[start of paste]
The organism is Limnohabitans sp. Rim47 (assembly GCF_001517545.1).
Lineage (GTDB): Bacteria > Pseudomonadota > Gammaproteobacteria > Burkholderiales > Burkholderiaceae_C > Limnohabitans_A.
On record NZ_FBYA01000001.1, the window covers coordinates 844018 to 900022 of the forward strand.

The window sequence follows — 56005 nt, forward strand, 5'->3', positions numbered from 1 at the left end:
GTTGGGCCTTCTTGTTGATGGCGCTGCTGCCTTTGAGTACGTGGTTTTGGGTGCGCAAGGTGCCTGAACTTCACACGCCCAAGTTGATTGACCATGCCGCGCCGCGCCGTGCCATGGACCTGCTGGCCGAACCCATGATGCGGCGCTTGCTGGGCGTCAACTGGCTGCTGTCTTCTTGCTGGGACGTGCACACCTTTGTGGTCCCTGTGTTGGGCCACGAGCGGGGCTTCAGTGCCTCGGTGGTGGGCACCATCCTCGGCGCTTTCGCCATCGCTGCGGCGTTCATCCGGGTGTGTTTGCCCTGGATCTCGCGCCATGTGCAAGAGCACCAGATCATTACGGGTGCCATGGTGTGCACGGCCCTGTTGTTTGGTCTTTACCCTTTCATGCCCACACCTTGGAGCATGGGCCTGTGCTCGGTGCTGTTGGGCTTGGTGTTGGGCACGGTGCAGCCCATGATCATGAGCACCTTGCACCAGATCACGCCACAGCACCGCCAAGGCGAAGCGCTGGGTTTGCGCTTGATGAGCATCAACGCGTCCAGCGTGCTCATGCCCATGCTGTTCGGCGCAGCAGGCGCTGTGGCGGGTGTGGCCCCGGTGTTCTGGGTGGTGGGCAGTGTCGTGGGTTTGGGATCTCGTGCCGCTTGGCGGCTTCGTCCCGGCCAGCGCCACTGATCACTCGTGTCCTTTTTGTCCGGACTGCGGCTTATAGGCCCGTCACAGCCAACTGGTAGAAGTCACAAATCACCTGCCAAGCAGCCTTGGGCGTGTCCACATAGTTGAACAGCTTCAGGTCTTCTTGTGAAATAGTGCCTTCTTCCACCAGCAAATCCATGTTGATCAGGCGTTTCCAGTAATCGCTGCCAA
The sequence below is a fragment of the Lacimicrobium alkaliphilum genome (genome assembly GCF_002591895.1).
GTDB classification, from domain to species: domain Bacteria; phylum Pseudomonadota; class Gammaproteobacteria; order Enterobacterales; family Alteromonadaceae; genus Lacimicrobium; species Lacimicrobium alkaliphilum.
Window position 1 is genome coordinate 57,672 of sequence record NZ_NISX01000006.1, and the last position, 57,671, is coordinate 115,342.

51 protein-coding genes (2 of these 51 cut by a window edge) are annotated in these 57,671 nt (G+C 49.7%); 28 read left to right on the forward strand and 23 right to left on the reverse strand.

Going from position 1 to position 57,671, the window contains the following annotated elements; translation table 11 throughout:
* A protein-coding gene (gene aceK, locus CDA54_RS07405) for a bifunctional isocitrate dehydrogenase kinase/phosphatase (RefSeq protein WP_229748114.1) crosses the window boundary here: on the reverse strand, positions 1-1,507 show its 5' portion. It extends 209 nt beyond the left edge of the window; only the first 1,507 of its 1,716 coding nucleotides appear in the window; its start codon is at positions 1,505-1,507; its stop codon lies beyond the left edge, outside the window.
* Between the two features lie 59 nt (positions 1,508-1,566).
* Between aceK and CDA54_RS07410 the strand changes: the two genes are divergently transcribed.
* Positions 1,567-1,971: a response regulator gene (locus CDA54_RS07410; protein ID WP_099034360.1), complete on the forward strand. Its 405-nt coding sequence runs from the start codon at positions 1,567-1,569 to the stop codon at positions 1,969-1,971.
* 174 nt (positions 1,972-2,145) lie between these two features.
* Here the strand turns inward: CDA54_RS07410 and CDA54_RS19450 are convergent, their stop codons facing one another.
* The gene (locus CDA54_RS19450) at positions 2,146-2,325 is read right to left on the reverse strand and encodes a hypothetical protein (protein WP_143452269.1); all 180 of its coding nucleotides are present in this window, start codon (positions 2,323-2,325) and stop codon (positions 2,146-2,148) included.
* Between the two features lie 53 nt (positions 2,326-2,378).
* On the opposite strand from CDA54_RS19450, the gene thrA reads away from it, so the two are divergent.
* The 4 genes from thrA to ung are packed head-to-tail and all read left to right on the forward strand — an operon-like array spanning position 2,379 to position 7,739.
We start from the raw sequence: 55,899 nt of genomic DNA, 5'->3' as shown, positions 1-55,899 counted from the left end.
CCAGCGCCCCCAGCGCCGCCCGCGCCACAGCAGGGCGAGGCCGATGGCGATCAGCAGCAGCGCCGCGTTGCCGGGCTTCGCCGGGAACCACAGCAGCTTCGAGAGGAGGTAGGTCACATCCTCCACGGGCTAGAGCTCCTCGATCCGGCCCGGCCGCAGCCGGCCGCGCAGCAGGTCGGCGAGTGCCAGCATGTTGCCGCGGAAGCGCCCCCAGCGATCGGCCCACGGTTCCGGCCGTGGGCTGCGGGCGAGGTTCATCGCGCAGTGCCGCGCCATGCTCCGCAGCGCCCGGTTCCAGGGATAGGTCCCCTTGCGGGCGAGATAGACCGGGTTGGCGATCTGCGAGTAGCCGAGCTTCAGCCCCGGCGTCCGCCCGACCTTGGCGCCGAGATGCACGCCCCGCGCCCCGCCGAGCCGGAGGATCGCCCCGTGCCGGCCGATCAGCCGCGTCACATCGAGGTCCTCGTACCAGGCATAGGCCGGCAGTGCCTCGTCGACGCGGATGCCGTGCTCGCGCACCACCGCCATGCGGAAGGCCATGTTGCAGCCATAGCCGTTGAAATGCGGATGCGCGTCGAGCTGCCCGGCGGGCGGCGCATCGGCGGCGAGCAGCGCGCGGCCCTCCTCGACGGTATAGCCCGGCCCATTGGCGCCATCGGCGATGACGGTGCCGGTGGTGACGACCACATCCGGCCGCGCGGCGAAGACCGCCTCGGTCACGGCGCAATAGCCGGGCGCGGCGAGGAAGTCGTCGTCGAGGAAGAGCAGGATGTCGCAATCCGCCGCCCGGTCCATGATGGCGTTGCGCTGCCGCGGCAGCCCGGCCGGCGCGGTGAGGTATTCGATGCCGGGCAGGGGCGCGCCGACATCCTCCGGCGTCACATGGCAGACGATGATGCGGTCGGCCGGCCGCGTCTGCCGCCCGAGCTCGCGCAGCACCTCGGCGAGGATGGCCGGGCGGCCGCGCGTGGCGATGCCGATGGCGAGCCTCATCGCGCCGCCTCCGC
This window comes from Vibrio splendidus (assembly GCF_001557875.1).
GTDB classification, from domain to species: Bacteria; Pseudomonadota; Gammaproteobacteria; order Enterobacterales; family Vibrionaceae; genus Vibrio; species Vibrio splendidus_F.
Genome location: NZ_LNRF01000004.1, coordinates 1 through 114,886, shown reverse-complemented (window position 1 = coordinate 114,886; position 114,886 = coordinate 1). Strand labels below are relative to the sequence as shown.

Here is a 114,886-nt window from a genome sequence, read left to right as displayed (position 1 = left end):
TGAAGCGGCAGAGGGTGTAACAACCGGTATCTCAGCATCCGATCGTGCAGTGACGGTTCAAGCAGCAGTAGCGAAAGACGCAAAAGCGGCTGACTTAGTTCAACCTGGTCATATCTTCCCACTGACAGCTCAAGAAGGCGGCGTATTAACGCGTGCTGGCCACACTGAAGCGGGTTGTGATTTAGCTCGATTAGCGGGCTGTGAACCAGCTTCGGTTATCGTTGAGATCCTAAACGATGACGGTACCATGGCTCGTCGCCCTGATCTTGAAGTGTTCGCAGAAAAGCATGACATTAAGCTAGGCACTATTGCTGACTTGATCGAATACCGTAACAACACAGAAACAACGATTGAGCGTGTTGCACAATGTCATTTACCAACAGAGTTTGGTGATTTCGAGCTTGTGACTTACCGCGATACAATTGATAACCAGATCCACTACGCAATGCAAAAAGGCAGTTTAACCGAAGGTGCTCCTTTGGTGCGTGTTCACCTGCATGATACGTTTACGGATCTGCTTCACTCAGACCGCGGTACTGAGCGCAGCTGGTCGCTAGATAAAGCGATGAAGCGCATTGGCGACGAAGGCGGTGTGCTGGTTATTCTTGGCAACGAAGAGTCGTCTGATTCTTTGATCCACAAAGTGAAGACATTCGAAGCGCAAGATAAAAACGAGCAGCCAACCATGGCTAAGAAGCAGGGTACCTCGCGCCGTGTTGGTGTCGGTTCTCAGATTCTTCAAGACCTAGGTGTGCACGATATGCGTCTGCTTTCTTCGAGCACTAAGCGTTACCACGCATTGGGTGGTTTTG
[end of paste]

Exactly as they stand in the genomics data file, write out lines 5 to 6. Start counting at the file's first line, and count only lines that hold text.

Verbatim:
GTTGGGCCTTCTTGTTGATGGCGCTGCTGCCTTTGAGTACGTGGTTTTGGGTGCGCAAGGTGCCTGAACTTCACACGCCCAAGTTGATTGACCATGCCGCGCCGCGCCGTGCCATGGACCTGCTGGCCGAACCCATGATGCGGCGCTTGCTGGGCGTCAACTGGCTGCTGTCTTCTTGCTGGGACGTGCACACCTTTGTGGTCCCTGTGTTGGGCCACGAGCGGGGCTTCAGTGCCTCGGTGGTGGGCACCATCCTCGGCGCTTTCGCCATCGCTGCGGCGTTCATCCGGGTGTGTTTGCCCTGGATCTCGCGCCATGTGCAAGAGCACCAGATCATTACGGGTGCCATGGTGTGCACGGCCCTGTTGTTTGGTCTTTACCCTTTCATGCCCACACCTTGGAGCATGGGCCTGTGCTCGGTGCTGTTGGGCTTGGTGTTGGGCACGGTGCAGCCCATGATCATGAGCACCTTGCACCAGATCACGCCACAGCACCGCCAAGGCGAAGCGCTGGGTTTGCGCTTGATGAGCATCAACGCGTCCAGCGTGCTCATGCCCATGCTGTTCGGCGCAGCAGGCGCTGTGGCGGGTGTGGCCCCGGTGTTCTGGGTGGTGGGCAGTGTCGTGGGTTTGGGATCTCGTGCCGCTTGGCGGCTTCGTCCCGGCCAGCGCCACTGATCACTCGTGTCCTTTTTGTCCGGACTGCGGCTTATAGGCCCGTCACAGCCAACTGGTAGAAGTCACAAATCACCTGCCAAGCAGCCTTGGGCGTGTCCACATAGTTGAACAGCTTCAGGTCTTCTTGTGAAATAGTGCCTTCTTCCACCAGCAAATCCATGTTGATCAGGCGTTTCCAGTAATCGCTGCCAA
The sequence below is a fragment of the Lacimicrobium alkaliphilum genome (genome assembly GCF_002591895.1).